poly_i = 0;  
          Real useg = 1.0 / (Real) info.useg;  
          Real vseg = 1.0 / (Real) info.vseg;  
          for (LONG i=0; i < info.useg; i++) {  
              for (LONG j=0; j < info.vseg; j++) {  
                  Real a = i;  
                  Real b = j;  
                  Real c = i + 1;  
                  Real d = j + 1;  
                  uvwpoly.a = Vector((c * useg), (b * vseg), 0);  
                  uvwpoly.b = Vector((c * useg), (d * vseg), 0);  
                  uvwpoly.c = Vector((a * useg), (d * vseg), 0);  
                  uvwpoly.d = Vector((a * useg), (b * vseg), 0);  
      
                  tag->SetSlow(poly_i, uvwpoly);  
                  poly_i++;  
              }  
          }  
      }
    

    Thank you!
    Niklas



  • THE POST BELOW IS MORE THAN 5 YEARS OLD. RELATED SUPPORT INFORMATION MIGHT BE OUTDATED OR DEPRECATED

    On 08/12/2012 at 20:47, xxxxxxxx wrote:

    Hi Folks,
     
    sorry to bring up a slightly ageing post, but I was wondering if someone could elaborate on the UVWStruct a little more?
     
    Is it possible to edit a polygon's UV's without having a UVWTag? Whenever I delete the tag on a polygon object, the UV data etc disappears from the structure menu. Where does the structure menu get it's info from?
     
    Cheers,
     
    WP.



  • THE POST BELOW IS MORE THAN 5 YEARS OLD. RELATED SUPPORT INFORMATION MIGHT BE OUTDATED OR DEPRECATED

    On 09/12/2012 at 06:33, xxxxxxxx wrote:

    No.  The UVWTag stores the UVs for the polygon object.  That would explain why the UV data disappears when the tag is deleted.

    UVWStruct is a way to retrieve and set the UVs on a single polygon in the UVWTag.  Every polygon has its own set of UV vertices.  If you need to edit a particular 3D vertex for all polygons that contain it, you will need to set the coordinate of the vertex index (a,b,c, or d) for all of those polygons to have the vertex UV coordinates change in concert.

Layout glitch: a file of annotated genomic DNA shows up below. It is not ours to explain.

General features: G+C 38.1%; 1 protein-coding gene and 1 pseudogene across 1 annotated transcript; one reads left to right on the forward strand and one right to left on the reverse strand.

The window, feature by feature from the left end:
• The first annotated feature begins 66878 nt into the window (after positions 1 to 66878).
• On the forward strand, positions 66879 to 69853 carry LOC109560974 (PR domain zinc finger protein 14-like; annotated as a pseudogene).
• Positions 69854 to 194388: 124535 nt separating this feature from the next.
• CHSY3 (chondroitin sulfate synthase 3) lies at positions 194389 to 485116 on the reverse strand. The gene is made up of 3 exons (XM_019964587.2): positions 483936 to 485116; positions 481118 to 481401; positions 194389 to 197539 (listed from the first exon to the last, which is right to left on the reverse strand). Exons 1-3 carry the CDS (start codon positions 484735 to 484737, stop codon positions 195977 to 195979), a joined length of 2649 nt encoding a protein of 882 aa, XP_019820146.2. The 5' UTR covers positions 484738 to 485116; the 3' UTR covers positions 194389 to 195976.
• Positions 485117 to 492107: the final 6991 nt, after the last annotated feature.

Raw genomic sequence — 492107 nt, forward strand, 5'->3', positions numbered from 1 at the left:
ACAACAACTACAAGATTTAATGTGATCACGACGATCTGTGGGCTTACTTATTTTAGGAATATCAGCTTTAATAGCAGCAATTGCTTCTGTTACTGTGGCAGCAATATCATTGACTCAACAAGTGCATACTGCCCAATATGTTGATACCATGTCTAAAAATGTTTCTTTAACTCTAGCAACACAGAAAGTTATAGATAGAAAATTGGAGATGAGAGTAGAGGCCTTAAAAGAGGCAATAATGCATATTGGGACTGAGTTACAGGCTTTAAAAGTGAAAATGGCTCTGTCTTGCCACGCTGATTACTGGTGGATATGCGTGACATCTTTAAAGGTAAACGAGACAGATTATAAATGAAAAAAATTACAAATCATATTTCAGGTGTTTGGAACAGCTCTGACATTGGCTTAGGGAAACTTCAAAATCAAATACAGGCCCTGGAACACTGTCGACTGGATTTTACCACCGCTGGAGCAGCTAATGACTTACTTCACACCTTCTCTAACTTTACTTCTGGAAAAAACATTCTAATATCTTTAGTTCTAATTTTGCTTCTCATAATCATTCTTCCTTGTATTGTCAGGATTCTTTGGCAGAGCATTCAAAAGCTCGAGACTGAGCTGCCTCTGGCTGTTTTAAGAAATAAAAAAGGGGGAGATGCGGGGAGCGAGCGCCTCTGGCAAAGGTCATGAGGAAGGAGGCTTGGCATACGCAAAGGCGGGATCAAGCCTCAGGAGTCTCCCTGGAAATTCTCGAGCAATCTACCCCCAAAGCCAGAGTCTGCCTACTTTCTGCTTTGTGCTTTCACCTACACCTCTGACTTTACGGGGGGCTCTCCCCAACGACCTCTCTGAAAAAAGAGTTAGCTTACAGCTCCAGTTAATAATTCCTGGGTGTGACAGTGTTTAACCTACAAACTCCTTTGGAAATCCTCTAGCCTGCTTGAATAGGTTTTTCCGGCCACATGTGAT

• THE POST BELOW IS MORE THAN 5 YEARS OLD. RELATED SUPPORT INFORMATION MIGHT BE OUTDATED OR DEPRECATED

    On 09/12/2012 at 16:59, xxxxxxxx wrote:

    Thanks for the clarification Rob,
     
    is it possible at all then to make/store UV's in your own tag?
     
    It wouldn't matter if the UVW info is displayed in the structure menu or not as my tag could show this in it's own tab/menu.
     
    WP.



  • THE POST BELOW IS MORE THAN 5 YEARS OLD. RELATED SUPPORT INFORMATION MIGHT BE OUTDATED OR DEPRECATED

    On 09/12/2012 at 17:41, xxxxxxxx wrote:

    You could but the Material system uses the UVWTag for texturing using UV mapping.  I don't know if there is a way to achieve this without the UVWTag.  It isn't just an arbitrary tag for storing UVs, it is *the* tag for all UV mapping considerations of polygon objects in C4D, connecting the Polygon object to the Materials.  So, you would still need a UVWTag but you could use your own tag as input into it (say, to store alternative UV mappings).



  • THE POST BELOW IS MORE THAN 5 YEARS OLD. RELATED SUPPORT INFORMATION MIGHT BE OUTDATED OR DEPRECATED

    On 10/12/2012 at 08:37, xxxxxxxx wrote:

    Just to add some additional clarification... you can actually have multiple UVWTags on the same object.  Each "Texture Tag" (which references a Material) set to UVW Mapping will get it's UVW info from the "next UVWTag to the right of itself" - assuming there are more than one.



  • THE POST BELOW IS MORE THAN 5 YEARS OLD. RELATED SUPPORT INFORMATION MIGHT BE OUTDATED OR DEPRECATED

    On 10/12/2012 at 18:57, xxxxxxxx wrote:

    Really enjoying the support this site provides =)
     
    Thanks to both of you. Re: the UV's - I've got a few things to think about now. Cheers,
     
    WP.